Next, I went online to search for others celebrating ‘The Year of the Armenian Book.’ I happened to find the announcement of Now I Know in Part, a new autobiography by Glendale native Paul Ignatius, published by the National Association of Armenian Studies and Research. After Ignatius’ visit to Glendale two years ago to speak at the city’s Memorial Day Commemoration, I published a review of his career autobiography On Board. I enjoyed reading about how one of the first Armenian-Americans to grow up in Glendale served valiantly during World War II and eventually became U.S. Secretary of the Navy.
In his new book, Ignatius describes his childhood and family life in Glendale (he believes he and his siblings were the only Armenian-Americans at Hoover High School at the time), talks about his heritage, and considers what it means to him and future generations. He writes eloquently about his visits to Glendale in 2007 and 2010, and about his 2006 trip to Armenia.
I contacted NAASR, and while emailing about Ignatius’ book found out from Academic Affairs Director Marc Mamigonian that the organization is planning a Year of the Armenian Book exhibition and symposium at Harvard University in April, featuring items from NAASR’s Mardigian Library. Further, here in Glendale, NAASR is co-sponsoring March 11 lecture by Dr. Hayk Demoyan of Yerevan’s Armenian Genocide Museum-Institute on Major New Publications on the Armenian Genocide.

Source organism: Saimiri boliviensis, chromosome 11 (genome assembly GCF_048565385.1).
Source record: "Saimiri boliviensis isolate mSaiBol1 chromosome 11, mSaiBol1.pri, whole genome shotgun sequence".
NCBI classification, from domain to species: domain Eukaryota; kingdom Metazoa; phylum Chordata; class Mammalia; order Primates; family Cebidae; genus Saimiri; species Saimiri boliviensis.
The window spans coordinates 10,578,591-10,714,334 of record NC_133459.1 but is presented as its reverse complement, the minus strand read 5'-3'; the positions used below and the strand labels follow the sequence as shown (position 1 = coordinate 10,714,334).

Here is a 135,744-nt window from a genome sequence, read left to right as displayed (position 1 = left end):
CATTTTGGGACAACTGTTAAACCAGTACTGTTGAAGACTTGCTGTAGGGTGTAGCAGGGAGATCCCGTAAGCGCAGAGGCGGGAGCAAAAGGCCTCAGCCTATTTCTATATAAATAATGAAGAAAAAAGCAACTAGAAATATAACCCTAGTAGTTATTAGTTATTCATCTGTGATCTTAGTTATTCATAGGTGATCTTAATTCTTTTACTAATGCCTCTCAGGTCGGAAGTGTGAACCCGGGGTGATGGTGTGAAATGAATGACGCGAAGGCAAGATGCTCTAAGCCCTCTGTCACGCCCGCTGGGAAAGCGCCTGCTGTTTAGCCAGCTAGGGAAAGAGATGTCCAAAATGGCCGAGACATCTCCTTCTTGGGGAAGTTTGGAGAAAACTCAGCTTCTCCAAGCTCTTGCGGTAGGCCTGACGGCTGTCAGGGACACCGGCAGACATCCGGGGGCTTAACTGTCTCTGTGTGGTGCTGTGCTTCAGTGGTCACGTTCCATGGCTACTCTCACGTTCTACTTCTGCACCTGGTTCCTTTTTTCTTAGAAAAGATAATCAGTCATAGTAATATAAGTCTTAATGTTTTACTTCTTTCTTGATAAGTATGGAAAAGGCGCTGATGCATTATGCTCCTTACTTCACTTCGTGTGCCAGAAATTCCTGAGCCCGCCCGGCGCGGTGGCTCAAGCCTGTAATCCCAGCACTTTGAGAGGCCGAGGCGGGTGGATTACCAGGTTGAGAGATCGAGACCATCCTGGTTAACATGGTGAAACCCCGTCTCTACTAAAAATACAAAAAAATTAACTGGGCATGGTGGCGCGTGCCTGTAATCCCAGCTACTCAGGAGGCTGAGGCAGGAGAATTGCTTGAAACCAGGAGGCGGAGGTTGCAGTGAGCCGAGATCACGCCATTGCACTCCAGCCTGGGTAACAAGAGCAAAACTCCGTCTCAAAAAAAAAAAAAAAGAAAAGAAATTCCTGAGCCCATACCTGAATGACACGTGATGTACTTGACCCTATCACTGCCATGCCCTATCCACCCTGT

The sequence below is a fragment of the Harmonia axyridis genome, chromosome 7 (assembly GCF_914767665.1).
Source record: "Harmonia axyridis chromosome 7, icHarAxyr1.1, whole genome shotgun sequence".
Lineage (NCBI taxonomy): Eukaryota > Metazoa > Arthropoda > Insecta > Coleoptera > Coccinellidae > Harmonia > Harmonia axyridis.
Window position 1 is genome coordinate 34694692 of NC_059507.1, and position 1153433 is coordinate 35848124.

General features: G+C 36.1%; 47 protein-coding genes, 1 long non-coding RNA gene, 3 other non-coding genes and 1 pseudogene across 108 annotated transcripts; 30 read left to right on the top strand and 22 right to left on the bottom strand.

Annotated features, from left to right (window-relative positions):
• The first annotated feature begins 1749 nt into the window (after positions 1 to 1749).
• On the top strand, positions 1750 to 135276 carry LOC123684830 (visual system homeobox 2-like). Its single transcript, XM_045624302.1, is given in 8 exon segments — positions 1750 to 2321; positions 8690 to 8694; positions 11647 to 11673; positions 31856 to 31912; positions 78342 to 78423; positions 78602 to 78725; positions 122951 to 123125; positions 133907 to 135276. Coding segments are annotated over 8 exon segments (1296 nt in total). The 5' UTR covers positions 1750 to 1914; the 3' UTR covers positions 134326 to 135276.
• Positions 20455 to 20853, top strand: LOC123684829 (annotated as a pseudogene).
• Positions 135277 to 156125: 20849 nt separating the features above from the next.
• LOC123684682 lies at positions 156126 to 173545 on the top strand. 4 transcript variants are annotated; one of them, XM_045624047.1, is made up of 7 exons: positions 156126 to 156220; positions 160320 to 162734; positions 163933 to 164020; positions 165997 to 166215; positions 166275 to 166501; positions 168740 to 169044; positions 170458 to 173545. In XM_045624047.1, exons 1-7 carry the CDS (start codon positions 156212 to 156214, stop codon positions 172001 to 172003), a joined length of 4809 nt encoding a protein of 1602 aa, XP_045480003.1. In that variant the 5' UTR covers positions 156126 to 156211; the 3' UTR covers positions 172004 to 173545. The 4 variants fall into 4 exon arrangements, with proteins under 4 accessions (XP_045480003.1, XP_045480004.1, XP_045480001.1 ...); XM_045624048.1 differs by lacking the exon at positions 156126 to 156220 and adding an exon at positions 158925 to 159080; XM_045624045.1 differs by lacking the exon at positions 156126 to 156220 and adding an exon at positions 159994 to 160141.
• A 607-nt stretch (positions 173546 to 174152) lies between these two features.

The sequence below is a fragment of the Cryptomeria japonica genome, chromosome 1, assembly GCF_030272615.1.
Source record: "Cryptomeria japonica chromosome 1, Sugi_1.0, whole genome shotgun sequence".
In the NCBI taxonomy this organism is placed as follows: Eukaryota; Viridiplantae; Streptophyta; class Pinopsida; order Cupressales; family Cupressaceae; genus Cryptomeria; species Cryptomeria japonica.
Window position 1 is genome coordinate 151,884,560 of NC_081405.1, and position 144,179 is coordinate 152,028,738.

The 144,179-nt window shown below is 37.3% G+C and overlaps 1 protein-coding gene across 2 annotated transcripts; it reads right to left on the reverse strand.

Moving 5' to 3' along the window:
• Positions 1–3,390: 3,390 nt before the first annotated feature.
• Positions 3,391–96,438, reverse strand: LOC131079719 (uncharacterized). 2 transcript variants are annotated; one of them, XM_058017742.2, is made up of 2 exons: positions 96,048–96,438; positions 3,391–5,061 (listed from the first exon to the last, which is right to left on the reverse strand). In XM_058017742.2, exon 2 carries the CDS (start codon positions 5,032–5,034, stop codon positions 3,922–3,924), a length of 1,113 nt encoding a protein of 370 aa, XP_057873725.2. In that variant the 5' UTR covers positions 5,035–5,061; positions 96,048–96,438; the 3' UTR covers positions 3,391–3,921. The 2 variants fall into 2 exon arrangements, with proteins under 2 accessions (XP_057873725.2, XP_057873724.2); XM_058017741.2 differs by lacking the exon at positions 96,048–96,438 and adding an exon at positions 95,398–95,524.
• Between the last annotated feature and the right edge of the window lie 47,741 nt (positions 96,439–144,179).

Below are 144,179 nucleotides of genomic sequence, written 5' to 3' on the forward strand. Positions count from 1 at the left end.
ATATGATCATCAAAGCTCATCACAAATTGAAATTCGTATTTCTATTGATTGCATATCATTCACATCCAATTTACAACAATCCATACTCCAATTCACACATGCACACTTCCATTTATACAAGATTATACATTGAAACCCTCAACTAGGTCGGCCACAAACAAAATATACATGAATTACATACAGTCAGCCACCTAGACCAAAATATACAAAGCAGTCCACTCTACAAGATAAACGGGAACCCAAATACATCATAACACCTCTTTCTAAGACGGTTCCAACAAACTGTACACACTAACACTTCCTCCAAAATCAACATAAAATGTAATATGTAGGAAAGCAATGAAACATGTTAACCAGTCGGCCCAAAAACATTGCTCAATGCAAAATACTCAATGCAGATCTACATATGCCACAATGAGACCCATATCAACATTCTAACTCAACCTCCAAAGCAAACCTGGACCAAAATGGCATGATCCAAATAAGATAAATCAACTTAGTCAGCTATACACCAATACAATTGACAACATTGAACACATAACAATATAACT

NAASR’s publishing arm complements its mission of promoting vital scholarship. Its bookstore has the largest selection of English-language titles on Armenian subjects anywhere, according to Mamigonian, who wrote, “We think The Year of the Armenian Book and all of the outstanding undertakings that are occurring in conjunction with it are very exciting and a great tribute both to the rich history of Armenian printing and publishing as well as to the continued vitality of Armenian studies and Armenian educational institutions.”
For all those I contacted, for me, and I’m sure for Asbarez readers, The Year of the Armenian Book is a very welcome extended event; and it won’t end when the year does. Looking to learn more, be entertained, find new ideas and perspectives, or buy a gift? Keep books, and especially books on Armenian subjects, at the top of your list.
Elise Kalfayan is a Glendale resident, a native Southern Californian, and a combined first/second generation Armenian-American. She has produced or edited print and online pieces on topics ranging from urban development to Armenian Church history. She is the publisher of a Glendale community news blog, and works as a contract writer, editor, and publishing consultant for clients including businesses, entrepreneurs, nonprofits, and memoirists.